Over time, as more casts were made and romanticism set in, the face was smoothed out, sometimes hair was added, sometimes a laurel-wreath circled the hair, open eyes might be added – a whole range of versions can be seen on the Beethoven-Haus Bonn website. In the original mask, however, you can see his facial scars and enlarged pores – these are missing from later versions. What you also see is determination and a strong will.

Klein: Beethoven Life Mask (1812) (smoothed)

In 1814, Louis Rene Letronne depicted Beethoven with a high collar, simple neckcloth, and still that hair.

Letronne: Beethoven (1814)

He appears slightly differently in a pencil drawing Letronne did that same year – the face is broader and shorter, the lower lip fuller, the chin smaller, the side burns more prominent and the hair somewhat pushed back.

Letronne: Beethoven pencil sketch (1814)

In a later engraving of the Letronne image, the hair is made into more standard curls, the eyebrows are filled out, and the eyes made much larger.

Bollinger: Beethoven (1820) (Engraving by Friedrich Wilhelm Bollinger after the engraving by Blasius Höfel based on the drawing by Louis René Letronne)

In 1815, Mähler did another portrait of Beethoven, but this time less mythic. Gone are the classical elements of columns and lyres, here the focus is on Beethoven alone.

Mähler: Beethoven (1815)

In his 1818 drawing of the 48-year-old Beethoven, August von Kloeber overemphasized the cleft chin and the hair is wilder than ever, but he was complimented by Beethoven as having captured his hair better than other painters had.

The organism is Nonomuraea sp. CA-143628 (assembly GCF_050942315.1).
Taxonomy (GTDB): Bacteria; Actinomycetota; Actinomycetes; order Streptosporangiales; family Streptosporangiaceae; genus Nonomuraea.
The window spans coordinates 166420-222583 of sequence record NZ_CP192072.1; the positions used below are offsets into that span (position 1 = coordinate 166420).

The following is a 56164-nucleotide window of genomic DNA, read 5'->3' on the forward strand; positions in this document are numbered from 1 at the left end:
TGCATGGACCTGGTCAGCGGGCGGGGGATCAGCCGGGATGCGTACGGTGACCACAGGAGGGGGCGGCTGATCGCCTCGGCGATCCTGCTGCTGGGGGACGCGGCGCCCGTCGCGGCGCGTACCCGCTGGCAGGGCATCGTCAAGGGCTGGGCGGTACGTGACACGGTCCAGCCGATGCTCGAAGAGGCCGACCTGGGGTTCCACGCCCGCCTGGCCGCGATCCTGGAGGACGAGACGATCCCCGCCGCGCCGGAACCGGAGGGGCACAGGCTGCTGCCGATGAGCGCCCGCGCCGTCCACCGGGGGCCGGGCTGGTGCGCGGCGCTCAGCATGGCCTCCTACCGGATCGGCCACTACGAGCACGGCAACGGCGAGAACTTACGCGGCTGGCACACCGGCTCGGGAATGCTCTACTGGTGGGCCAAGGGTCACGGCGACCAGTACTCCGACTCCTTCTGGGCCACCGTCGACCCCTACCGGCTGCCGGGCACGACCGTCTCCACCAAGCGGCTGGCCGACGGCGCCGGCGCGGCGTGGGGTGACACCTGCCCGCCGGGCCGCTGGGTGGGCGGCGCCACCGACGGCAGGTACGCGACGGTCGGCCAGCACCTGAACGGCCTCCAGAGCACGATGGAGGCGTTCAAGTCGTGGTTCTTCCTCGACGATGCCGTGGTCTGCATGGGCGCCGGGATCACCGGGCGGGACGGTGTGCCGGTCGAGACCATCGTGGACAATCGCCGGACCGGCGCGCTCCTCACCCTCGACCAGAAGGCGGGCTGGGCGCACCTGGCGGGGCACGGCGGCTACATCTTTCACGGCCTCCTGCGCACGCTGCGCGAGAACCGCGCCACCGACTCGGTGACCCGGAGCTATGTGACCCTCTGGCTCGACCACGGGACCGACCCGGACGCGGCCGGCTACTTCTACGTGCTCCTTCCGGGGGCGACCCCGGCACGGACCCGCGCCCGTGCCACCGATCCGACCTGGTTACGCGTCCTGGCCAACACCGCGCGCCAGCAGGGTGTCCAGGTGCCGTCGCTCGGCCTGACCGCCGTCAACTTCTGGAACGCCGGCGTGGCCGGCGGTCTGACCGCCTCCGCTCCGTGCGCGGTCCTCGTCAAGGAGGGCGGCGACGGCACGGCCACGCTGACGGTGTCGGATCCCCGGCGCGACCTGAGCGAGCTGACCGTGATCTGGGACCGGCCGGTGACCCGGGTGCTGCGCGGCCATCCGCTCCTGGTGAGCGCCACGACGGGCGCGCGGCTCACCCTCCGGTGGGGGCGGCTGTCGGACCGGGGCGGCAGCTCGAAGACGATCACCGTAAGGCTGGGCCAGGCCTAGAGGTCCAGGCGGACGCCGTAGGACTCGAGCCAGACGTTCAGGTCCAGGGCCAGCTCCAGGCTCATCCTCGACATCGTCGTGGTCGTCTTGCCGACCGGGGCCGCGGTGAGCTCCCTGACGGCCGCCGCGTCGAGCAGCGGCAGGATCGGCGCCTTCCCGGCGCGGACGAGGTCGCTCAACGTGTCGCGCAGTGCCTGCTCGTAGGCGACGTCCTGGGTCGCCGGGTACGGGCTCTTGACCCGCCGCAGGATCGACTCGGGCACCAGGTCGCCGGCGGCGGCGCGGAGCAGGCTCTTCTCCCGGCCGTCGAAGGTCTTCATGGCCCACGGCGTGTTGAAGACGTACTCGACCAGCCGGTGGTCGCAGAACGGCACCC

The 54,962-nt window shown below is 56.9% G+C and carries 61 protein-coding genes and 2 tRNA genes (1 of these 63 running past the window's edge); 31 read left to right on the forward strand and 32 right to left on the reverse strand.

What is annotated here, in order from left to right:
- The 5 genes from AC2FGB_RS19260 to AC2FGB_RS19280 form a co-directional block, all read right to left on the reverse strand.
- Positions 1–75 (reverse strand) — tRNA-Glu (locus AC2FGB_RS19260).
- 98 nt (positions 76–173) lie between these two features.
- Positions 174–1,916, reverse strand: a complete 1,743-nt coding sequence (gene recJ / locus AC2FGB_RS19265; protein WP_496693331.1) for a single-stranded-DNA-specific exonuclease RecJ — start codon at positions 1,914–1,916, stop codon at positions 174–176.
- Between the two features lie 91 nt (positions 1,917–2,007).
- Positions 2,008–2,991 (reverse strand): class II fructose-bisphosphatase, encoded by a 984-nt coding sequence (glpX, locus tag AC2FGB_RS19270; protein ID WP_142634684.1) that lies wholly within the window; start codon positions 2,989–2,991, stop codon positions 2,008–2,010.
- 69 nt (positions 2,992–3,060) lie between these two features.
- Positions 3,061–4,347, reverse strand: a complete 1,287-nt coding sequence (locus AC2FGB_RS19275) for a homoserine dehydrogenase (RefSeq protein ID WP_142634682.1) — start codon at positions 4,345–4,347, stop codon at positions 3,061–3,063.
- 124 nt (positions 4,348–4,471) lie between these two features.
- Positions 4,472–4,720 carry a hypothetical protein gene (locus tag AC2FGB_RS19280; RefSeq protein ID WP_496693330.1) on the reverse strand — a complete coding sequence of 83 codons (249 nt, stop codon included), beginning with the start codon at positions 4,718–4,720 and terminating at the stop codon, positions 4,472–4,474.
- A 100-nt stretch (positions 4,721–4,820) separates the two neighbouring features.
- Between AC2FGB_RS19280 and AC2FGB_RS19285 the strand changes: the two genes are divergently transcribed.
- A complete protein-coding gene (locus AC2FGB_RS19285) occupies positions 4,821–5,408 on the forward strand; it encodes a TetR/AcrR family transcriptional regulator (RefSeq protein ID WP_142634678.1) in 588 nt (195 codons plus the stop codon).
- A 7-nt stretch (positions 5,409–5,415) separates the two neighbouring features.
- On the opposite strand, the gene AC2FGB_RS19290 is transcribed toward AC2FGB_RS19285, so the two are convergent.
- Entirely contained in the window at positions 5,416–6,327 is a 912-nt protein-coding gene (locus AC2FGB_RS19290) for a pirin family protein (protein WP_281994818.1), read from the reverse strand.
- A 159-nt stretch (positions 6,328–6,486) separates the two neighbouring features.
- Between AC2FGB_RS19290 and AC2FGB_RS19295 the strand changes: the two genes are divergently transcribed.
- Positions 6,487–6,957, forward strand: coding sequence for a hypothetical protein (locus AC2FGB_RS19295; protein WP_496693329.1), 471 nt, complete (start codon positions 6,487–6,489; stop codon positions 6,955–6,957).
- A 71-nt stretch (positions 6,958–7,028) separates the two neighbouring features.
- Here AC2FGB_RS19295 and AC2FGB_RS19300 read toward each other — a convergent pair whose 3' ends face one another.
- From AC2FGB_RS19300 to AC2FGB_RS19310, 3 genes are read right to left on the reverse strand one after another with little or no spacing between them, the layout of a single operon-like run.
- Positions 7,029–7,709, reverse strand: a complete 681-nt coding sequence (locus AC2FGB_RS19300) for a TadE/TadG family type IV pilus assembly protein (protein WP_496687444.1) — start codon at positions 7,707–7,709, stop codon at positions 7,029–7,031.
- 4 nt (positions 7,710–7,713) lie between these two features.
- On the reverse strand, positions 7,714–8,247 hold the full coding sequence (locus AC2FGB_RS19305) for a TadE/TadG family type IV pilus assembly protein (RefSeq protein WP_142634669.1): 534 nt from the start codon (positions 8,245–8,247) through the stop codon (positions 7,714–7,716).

Kloeber: Beethoven (1818)

Joseph Karl Stieler’s 1820 portrait of the 50-year-old Beethoven is probably the best-known image of the composer. Beethoven is shown writing the Missa Solemnis, which he began in 1819 and finished in 1823. We notice the anomalies: why would the title of the work be written on the inside cover, why are the clefs and visible notes in ink when he has a pencil in his hand? We’ll leave all that to artistic license. One of the understood things about Beethoven was that he liked to take walks in the woods and was inspired by what he saw there – here, too, Beethoven is shown against a wooded background and he is, presumably, looking at something that’s inspiring him.

Beethoven: Missa Solemnis, op. 123 – Kyrie Eleison (Nashville Symphony Chorus; Nashville Symphony Orchestra; Kenneth Schermerhorn, cond.)

Stieler: Beethoven (1820)

That same year, Adolph Kunike did an engraving of Beethoven – but the face is different than we’ve seen before: there’s more definition around the eyes, the mouth is fuller, and the hair has been smoothed.

Kunike: Beethoven (1820)

Finally in 1823, we have an image of Beethoven where we feel his years. His hair, though still wild, no longer flies away so boldly, his lips are thin, his face seems to have fallen, and now there are bags under his eyes. The artist, Ferdinand Waldmüller, was a noted Viennese painter and portraitist.

Waldmüller: Beethoven (1823)

Some of the most modern-looking images of Beethoven were the caricatures done by Johann Lyser in 1825.

Left: Lyser: Beethoven caricatures (1825)
Right: Caricatures in details

Joseph Steinmüller’s engraving of Beethoven in 1827 is a throw-back to the more familiar image, since it’s based on a drawing by Stefan Decker done in 1823, three days after Beethoven had conducted his Ninth Symphony. While Steinmüller was doing his engraving, Beethoven died and so Steinmüller added a little vignette below to symbolise that: a broken lyre crowned by a laurel wreath. Anton Schindler, Beethoven’s assistant for his last years, thought that showing Beethoven “with short hair is like painting a lion with its mane cut off.”

Beethoven: 3 Equali, WoO 30 – No. 1 Andante (Philip Jones Brass Ensemble)

Steinmüller: Beethoven (1827)

These images were all done of Beethoven in his lifetime – next, we’ll look at how he changes after his death.

Note: These are by no means all the images of Beethoven! Each music example here has been matched with the date of an image, for example, the first picture of Beethoven at 13 is matched with a work he wrote that year. The last work, 3 Equali, was performed at Beethoven’s funeral in an arrangement for voices.